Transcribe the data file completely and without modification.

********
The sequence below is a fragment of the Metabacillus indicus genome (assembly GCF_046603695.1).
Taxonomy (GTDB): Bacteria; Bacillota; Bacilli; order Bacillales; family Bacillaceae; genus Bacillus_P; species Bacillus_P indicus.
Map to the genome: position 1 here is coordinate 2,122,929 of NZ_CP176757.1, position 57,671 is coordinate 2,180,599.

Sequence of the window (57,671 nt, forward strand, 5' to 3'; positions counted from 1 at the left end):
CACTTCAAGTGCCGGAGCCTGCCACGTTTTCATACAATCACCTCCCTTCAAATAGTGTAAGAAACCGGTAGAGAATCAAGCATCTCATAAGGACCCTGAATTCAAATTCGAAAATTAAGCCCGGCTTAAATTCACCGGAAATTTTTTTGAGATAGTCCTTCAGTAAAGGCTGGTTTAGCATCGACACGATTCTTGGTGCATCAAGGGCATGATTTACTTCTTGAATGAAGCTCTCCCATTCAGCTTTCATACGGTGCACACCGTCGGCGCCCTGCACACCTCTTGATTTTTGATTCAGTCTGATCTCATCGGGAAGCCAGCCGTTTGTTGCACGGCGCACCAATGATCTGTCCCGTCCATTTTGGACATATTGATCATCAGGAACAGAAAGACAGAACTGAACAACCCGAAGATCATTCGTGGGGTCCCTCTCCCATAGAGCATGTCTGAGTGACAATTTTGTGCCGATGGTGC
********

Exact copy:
The sequence below is a fragment of the Metabacillus indicus genome (assembly GCF_046603695.1).
Taxonomy (GTDB): Bacteria; Bacillota; Bacilli; order Bacillales; family Bacillaceae; genus Bacillus_P; species Bacillus_P indicus.
Map to the genome: position 1 here is coordinate 2,122,929 of NZ_CP176757.1, position 57,671 is coordinate 2,180,599.

Sequence of the window (57,671 nt, forward strand, 5' to 3'; positions counted from 1 at the left end):
CACTTCAAGTGCCGGAGCCTGCCACGTTTTCATACAATCACCTCCCTTCAAATAGTGTAAGAAACCGGTAGAGAATCAAGCATCTCATAAGGACCCTGAATTCAAATTCGAAAATTAAGCCCGGCTTAAATTCACCGGAAATTTTTTTGAGATAGTCCTTCAGTAAAGGCTGGTTTAGCATCGACACGATTCTTGGTGCATCAAGGGCATGATTTACTTCTTGAATGAAGCTCTCCCATTCAGCTTTCATACGGTGCACACCGTCGGCGCCCTGCACACCTCTTGATTTTTGATTCAGTCTGATCTCATCGGGAAGCCAGCCGTTTGTTGCACGGCGCACCAATGATCTGTCCCGTCCATTTTGGACATATTGATCATCAGGAACAGAAAGACAGAACTGAACAACCCGAAGATCATTCGTGGGGTCCCTCTCCCATAGAGCATGTCTGAGTGACAATTTTGTGCCGATGGTGC